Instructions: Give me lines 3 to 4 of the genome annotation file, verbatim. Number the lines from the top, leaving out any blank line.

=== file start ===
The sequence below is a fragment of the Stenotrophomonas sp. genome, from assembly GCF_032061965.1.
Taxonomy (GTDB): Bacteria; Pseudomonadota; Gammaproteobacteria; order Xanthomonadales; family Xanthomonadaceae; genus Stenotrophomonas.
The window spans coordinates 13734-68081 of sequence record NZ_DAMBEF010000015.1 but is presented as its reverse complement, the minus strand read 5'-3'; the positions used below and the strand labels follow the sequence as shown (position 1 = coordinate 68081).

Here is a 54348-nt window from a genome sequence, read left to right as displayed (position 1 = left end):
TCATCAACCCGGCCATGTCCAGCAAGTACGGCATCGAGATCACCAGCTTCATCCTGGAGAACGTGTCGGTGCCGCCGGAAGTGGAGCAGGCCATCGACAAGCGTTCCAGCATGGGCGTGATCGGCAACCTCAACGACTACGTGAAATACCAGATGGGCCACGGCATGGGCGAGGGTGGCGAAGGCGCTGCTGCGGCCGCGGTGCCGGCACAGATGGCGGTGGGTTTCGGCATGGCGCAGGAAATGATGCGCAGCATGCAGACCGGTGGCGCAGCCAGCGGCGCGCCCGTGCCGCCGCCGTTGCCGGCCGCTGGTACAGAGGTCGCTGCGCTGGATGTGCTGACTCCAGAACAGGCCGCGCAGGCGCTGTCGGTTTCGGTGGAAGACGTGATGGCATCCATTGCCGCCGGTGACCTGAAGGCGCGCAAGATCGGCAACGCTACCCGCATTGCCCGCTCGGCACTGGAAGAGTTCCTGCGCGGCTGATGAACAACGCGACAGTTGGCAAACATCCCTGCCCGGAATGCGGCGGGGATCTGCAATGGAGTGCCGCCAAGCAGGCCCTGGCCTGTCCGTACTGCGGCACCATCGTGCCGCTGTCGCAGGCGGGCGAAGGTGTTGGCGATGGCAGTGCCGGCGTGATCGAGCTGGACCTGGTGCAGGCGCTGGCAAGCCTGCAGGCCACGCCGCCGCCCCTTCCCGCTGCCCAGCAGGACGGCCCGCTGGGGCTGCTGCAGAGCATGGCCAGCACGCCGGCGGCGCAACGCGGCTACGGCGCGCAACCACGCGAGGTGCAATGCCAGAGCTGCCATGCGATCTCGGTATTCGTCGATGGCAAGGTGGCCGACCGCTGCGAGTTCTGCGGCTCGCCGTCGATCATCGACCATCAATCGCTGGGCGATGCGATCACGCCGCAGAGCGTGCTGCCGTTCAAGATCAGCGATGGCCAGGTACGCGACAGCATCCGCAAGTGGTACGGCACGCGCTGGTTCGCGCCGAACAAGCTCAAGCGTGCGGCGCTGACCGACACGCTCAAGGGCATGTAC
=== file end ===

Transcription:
The window spans coordinates 13734-68081 of sequence record NZ_DAMBEF010000015.1 but is presented as its reverse complement, the minus strand read 5'-3'; the positions used below and the strand labels follow the sequence as shown (position 1 = coordinate 68081).

Here is a 54348-nt window from a genome sequence, read left to right as displayed (position 1 = left end):